The Rangers are the General Motors of baseball

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The Rangers are the General Motors of baseball:

Major League Baseball has provided the Texas Rangers access to a
reported $15 million from the central fund to help assure a stable
environment for the financially-strapped franchise, controlled by
majority owner Tom Hicks . . .

. . . “Tom is the control person, and there was no issue of making
payroll,” Bob DuPuy, MLB’s president and chief operating officer, said
Thursday, responding to a radio report that suggested the money was
needed on Tuesday so the Rangers could pay players and other personnel.
“Major League Baseball is working with the Rangers to sell the team, as
Tom requested.”

DuPuy’s statement is directly contradicted by multiple reports
stating that Hicks did, in fact, need the money to make payroll. I
believe the payroll reports because (a) I have no idea what “help
assure a stable environment” means; and (b) Major League Baseball has
every incentive to downplay the Rangers’ problems. Upshot: you don’t
just give someone $15 million if they don’t need it really, really
badly.

Whatever you want to call it, though, there is no escaping the fact
that Hicks has managed the Rangers into the ground. There’s also no
escaping the fact that we’re rapidly approaching a situation where the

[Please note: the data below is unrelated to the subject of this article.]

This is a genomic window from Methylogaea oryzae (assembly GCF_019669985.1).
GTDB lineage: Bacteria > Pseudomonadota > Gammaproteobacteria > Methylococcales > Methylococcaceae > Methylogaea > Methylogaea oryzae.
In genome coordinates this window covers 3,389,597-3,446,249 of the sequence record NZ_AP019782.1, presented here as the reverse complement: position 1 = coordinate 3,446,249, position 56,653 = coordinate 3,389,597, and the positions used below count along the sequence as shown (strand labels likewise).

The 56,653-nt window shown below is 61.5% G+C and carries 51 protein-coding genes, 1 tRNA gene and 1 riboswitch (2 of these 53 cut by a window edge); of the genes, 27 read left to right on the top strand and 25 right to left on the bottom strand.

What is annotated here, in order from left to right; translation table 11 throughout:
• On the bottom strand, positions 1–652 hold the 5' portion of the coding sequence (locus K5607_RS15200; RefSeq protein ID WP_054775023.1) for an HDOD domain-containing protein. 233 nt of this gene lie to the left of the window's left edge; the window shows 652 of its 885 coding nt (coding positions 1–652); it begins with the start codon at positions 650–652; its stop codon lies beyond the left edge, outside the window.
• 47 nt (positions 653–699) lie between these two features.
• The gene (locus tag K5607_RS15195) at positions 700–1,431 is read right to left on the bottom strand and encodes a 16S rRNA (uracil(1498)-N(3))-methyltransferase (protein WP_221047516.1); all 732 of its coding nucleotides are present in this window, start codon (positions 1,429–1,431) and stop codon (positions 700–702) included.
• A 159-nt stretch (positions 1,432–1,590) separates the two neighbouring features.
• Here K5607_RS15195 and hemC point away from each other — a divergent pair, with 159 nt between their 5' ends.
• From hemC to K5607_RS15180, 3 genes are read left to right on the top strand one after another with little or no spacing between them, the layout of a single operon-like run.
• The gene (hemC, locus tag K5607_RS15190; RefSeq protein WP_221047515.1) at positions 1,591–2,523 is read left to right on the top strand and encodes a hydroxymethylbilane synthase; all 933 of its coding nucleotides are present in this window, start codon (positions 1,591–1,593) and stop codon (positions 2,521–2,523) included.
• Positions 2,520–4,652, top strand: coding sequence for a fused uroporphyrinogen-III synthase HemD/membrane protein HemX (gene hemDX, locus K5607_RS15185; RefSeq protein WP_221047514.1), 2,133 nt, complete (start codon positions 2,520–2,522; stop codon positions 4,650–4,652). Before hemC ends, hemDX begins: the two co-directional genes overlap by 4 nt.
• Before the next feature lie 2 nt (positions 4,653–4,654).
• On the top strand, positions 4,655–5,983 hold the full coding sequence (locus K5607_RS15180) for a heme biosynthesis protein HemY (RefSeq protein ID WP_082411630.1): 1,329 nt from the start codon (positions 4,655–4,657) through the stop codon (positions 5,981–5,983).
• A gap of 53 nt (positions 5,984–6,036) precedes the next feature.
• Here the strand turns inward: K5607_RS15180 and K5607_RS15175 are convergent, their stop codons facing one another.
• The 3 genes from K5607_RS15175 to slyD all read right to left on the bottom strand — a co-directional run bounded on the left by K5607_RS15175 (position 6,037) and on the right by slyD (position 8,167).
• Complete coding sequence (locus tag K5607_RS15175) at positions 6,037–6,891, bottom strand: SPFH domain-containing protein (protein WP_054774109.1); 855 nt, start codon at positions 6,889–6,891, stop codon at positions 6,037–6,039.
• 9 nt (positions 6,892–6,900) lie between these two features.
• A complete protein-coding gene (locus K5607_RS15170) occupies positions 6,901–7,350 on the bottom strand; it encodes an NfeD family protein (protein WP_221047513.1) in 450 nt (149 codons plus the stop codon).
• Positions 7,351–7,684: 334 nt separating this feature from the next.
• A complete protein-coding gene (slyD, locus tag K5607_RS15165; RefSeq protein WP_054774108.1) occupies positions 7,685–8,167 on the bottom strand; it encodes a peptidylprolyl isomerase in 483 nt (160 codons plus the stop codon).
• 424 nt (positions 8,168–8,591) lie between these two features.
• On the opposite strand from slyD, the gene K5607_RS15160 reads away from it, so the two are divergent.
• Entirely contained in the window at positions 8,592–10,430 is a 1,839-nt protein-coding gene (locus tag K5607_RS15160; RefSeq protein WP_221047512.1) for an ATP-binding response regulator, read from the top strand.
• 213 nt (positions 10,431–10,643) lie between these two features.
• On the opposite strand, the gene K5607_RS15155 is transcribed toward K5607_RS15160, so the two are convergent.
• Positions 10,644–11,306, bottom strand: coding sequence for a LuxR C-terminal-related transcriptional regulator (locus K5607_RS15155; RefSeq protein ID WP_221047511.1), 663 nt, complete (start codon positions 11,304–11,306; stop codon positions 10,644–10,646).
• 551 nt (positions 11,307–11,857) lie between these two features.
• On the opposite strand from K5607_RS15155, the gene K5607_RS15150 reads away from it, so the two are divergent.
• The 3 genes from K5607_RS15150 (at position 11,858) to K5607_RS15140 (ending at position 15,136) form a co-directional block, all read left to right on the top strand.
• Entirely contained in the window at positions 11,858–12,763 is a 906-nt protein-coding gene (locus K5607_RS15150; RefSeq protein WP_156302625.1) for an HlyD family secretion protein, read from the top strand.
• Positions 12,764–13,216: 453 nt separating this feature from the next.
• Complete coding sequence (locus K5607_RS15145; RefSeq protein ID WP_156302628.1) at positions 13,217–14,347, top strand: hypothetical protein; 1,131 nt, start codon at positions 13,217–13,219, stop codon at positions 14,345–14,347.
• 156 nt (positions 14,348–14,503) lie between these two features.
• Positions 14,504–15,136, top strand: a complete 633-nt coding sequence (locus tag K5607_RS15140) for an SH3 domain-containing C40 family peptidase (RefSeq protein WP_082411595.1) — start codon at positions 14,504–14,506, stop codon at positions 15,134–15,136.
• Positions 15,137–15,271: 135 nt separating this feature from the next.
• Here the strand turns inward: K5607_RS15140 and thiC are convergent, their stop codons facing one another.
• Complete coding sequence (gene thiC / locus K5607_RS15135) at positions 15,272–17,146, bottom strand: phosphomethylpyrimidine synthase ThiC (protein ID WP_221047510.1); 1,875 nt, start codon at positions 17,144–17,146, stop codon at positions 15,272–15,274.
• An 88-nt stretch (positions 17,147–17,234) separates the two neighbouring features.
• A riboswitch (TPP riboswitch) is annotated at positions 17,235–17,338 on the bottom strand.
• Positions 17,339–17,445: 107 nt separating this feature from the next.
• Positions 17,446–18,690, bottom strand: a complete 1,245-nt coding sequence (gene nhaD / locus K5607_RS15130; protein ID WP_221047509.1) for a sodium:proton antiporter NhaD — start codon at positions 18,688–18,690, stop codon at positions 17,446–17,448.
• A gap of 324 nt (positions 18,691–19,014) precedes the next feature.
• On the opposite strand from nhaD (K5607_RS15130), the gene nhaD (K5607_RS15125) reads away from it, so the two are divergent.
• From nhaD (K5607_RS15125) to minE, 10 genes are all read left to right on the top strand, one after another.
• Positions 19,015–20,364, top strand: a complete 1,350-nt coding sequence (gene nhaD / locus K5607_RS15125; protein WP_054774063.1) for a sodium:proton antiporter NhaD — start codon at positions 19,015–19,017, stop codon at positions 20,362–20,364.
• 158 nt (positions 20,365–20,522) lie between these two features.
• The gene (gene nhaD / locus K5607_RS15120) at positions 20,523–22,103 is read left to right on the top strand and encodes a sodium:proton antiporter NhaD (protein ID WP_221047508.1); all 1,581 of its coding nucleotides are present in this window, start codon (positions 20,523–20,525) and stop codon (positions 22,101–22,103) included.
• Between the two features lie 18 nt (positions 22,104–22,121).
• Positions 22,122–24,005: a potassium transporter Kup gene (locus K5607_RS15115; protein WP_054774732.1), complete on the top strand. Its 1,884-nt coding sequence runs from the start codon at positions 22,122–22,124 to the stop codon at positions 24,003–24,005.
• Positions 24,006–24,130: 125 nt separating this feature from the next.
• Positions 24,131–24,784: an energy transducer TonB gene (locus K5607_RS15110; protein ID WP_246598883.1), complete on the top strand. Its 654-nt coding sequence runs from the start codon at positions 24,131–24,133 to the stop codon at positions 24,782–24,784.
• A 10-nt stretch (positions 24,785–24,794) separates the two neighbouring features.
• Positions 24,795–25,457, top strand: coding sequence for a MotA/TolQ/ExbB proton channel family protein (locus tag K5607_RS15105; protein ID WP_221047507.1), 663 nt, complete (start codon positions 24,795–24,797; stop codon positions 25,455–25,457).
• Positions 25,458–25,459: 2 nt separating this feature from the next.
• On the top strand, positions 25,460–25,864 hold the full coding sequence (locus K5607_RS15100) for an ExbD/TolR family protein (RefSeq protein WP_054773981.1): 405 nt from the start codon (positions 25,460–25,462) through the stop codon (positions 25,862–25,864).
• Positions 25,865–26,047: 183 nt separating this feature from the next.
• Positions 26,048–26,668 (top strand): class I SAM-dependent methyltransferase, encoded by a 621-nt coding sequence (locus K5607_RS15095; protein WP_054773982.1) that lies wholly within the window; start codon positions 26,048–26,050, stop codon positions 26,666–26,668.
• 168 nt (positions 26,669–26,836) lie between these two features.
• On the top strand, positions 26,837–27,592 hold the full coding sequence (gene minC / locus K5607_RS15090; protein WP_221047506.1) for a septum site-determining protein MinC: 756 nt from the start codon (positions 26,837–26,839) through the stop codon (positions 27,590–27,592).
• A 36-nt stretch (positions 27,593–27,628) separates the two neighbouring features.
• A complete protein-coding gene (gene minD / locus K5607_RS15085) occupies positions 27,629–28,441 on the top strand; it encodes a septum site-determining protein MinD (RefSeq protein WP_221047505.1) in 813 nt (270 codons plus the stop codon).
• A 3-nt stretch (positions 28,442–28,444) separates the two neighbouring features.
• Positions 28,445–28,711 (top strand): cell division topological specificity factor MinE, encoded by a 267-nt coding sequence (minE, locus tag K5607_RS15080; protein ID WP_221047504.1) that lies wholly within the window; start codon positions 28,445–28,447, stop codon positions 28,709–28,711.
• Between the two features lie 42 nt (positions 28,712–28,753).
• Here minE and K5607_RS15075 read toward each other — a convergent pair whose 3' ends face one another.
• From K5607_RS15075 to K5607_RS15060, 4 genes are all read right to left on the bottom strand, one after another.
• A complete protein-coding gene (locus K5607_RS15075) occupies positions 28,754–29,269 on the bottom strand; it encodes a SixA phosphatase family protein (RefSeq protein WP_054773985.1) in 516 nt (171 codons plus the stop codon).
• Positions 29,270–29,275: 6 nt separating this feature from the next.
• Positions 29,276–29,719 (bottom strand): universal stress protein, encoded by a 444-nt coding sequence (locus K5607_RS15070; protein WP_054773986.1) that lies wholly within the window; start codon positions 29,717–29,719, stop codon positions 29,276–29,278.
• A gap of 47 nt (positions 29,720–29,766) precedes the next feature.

league is going to have to take control of the franchise from him. That
is if he isn’t killed by Liverpool soccer fans first for ruining their club too.

Sean Manaea pitches the first no-hitter of 2018

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Athletics southpaw Sean Manaea delivered his first career no-hitter against the Red Sox in a decisive 3-0 victory on Saturday night. Any thought of a perfect game was banished in the first at-bat, when Mookie Betts drew a leadoff six-pitch walk to open the first inning. From there, Manaea was nearly flawless, holding the Sox to four total baserunners and striking out 10 of 30 batters faced — a career record.

Manaea was gifted a three-run lead thanks to RBI doubles from Jed Lowrie and Stephen Piscotty and Marcus Semien‘s solo shot off of Chris Sale in the fifth inning. While the Red Sox managed to draw two walks off of Manaea, they didn’t come anywhere close to plating a run. Andrew Benintendi tried to break up the no-no in the sixth inning with an infield hit down the first base line, but strayed out of bounds and later saw his hit reversed on a call of batter interference.

Entering the ninth inning, the 26-year-old lefty was sitting at just 95 pitches through eight frames of no-hit ball. He quickly deposed Blake Swihart and Mookie Betts with a groundout and fly out, then walked Benintendi on seven pitches. Any threat the Red Sox might have posed was soon eliminated, however, as Hanley Ramirez ground into a force out to complete the no-hitter.

Manaea is the first A’s pitcher to toss a no-no since Dallas Braden’s perfect game against the Rays eight years ago. The last time the Red Sox were on the losing end of a no-hitter was also against an AL West rival, when the Mariners’ Chris Bosio clinched a 2-0 no-no on April 22, 1993. Manaea’s feat is even more outstanding given how dominant the Red Sox have looked this season: prior to Saturday’s defeat, they boasted a 17-2 record and had yet to be shut out during the regular season.